We all know that interoperability must be solved, but what’s the first step we need to take? Doug Fridsma believes it’s in changing the definition. “We need to stop thinking of it as a ‘utopian place’ where data can freely flow.” Rather, it should be viewed in a much simpler and more practical way — as “incremental added functionality.” In this interview, the CEO and president of AMIA talks about why interoperability wasn’t baked into Meaningful Use, why he thinks FHIR has great potential, and why patient access has become such a big priority for his organization.
Fridsma also reflects on his time with ONC, discussing some of the difficult decisions that had to be made and why he believes a “front-loaded incentive program” made sense when it came to Meaningful Use, and talks about the work AMIA is doing to advance the field of informatics.
- ONC’s interoperability framework
- Redefining interoperability — “It’s not a utopian place.”
- Working as a physician with Scottsdale Mayo Clinic
- Thoughts on FHIR — “There are a lot of good things about it”
- 80/20 rule
- “You can’t let perfect be the enemy of good.”
- Barriers to sharing
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It’s about incremental added functionality. Going from a paper record to a PDF to something that is more structured — each one of those provides additional interoperability and the ability to both exchange information and use the information that’s been exchanged.
Interoperability is defined by the thing you want to do. That’s why the practical approach to measuring and defining interoperability is to say, what do you want to do, and given that, what’s the functionality you need to make it happen?
I’m pretty optimistic that FHIR is going to solve some of the problems we have with interoperability, and I think the people that are leading the effort and the governance structures that they’ve put in place have the potential to really make it useful.
You want something that you can constantly improve. I used to say the only standard you never change is the standard that you never use. If you use it, you’re going to find things that can make it better, and I think FHIR has that potential.
Gamble: One of the words that keeps coming up is interoperability. I saw that a few months ago, AMIA gave a statement supporting the ONC draft framework to measure the use of interoperability standards and recommended a measured approach that focuses on the clinician-patient experience. Can you talk more about this from your organization’s perspective what you’d like to see?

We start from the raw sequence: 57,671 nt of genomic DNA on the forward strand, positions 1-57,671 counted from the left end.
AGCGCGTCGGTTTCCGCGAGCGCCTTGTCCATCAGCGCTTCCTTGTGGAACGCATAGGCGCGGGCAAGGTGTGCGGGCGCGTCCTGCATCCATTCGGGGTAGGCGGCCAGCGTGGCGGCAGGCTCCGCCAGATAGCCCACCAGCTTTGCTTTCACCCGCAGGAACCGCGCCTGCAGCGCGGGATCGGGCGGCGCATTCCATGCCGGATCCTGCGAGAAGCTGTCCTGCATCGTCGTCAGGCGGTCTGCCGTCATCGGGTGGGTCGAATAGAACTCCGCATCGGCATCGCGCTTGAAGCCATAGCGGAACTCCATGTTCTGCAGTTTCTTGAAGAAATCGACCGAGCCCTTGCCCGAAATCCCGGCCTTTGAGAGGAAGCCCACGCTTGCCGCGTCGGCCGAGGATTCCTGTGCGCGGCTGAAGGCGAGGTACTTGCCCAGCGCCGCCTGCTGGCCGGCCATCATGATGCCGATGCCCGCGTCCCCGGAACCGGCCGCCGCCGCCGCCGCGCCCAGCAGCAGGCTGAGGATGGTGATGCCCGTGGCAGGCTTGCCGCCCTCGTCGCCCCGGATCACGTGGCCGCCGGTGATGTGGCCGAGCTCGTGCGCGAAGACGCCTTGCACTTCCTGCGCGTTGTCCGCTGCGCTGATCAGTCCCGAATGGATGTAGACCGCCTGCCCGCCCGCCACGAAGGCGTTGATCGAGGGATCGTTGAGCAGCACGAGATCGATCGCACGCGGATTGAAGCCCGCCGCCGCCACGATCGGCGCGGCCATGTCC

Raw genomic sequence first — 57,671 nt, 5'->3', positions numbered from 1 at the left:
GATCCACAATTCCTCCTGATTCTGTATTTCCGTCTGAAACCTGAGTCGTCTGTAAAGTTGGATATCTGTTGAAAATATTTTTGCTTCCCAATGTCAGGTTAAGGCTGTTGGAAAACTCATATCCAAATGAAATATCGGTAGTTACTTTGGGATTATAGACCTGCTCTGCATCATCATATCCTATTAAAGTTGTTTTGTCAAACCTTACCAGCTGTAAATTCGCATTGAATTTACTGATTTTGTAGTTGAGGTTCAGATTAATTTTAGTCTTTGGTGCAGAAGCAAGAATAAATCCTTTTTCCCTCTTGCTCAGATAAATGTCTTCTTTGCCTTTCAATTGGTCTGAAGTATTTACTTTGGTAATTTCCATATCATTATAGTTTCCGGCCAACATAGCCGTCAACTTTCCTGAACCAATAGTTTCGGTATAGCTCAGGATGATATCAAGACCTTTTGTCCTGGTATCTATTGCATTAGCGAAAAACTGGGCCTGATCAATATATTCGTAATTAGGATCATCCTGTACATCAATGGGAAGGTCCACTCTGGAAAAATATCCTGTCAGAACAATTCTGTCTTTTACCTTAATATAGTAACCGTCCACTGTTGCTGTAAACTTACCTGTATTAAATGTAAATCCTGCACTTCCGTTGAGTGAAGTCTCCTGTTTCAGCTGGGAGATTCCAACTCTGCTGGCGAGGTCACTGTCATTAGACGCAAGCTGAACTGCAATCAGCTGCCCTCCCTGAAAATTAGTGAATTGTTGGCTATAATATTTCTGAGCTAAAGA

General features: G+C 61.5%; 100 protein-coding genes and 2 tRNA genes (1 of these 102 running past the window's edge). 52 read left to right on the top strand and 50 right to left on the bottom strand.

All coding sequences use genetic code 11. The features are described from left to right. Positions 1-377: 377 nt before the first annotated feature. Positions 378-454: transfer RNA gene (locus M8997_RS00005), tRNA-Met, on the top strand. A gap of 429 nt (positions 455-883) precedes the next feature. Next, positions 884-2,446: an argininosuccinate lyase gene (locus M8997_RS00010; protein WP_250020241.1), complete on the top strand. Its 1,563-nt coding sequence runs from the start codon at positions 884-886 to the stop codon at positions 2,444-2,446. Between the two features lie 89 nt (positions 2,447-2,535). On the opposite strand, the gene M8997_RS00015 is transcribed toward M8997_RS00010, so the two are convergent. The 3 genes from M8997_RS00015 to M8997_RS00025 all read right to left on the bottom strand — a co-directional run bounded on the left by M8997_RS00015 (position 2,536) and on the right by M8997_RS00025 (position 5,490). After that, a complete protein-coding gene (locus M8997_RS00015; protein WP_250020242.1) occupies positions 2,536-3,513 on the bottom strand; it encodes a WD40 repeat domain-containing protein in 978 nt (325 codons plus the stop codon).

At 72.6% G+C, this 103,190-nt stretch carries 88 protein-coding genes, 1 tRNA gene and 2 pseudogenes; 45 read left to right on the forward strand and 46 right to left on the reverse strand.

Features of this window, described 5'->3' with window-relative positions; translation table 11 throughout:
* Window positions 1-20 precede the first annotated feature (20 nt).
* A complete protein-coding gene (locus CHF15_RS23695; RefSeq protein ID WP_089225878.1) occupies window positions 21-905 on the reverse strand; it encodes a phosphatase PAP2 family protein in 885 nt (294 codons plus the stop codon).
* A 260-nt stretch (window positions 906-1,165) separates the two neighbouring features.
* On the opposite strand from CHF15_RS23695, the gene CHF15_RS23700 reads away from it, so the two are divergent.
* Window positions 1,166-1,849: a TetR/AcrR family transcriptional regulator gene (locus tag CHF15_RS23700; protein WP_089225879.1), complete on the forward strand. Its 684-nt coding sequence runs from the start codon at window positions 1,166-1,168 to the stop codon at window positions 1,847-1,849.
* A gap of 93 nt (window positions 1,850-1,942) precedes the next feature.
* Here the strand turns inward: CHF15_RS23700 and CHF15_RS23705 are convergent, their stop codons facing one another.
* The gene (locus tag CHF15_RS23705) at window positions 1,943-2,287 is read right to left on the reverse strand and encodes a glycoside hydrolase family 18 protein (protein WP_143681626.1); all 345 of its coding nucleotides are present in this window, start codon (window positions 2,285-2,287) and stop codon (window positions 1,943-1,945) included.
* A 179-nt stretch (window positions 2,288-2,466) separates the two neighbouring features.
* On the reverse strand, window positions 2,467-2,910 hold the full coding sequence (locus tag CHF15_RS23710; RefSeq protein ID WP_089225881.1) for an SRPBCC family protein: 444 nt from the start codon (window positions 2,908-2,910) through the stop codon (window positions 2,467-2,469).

Fridsma: I think interoperability is one of those things that oftentimes is defined as a place — this notion that we’ll achieve this nirvana of data liquidity and interoperability when data can freely flow from one system to another. They define it as this utopian vision, but I think interoperability is not defined as this utopian place that we eventually will arrive at. Interoperability is really defined by the ability of systems to do things automatically that previously they couldn’t do.
If you want to measure interoperability, you have to define the thing you want to do. I like to give an analogy from when I was seeing patients. I would see patients the next day after they had been in the emergency room, and they’d pull out of their pocket this yellow carbon copy sheet from their visit. I was practicing at the Scottsdale Mayo Clinic — it gets hot there. If you take those yellow sheets and you put them on your dash in the 110 degree weather, they completely blanch, and you can’t see anything in it. You’d see someone the next day and they’d say, ‘here’s my sheet,’ and it was entirely illegible. I couldn’t read any of the things there.
To me, interoperability would be if somebody sent me an electronic copy of their visit in my inbox the day before I saw them. I’d be able to read that information and I’d be able to actually see the patient and know what meds or diagnoses or treatments were given. That, to me, would be a great improvement. But if what I want to do is add to their visit all their medications that they were seen, having a PDF of their ER visit isn’t going to be helpful. I’d need to have some sort of structured format that would allow me to import that directly into the electronic health record.
And so interoperability isn’t a utopian place. It’s about incremental added functionality. Going from a paper record to a PDF to something that is more structured — each one of those provides additional interoperability and the ability to both exchange information and use the information that’s been exchanged. I think that’s the fundamental advice; if we want to get to a place where we have better interoperability, we have to be able to measure it, and you can’t measure it in the abstract. You have to measure it in concrete functionality, which is to say if I went from paper to a PDF in my inbox, that’s one measure, but maybe we go from a PDF in my inbox to a structured import that it can be put directly into the electronic health record and be able to check for drug-drug interactions. That’s yet another level.
And so interoperability is this incremental additional functionality based on things that you want to do. Our advice has been — and will always be — that you have to ground interoperability into specific tasks and specific things you’d like to be able to see. And then you’re able to see whether you’ve achieved it or not. Once you have the PDF in your inbox, the next stage is going to, ‘this is useful, but it could be even more useful,’ and we need to keep pushing to do more.
Gamble: Right. I’m sure it’s no surprise to you that is a buzzword and something that’s talked about so much. When you break it down that way, it makes a little bit more sense and it’s more of a practical view on interoperability.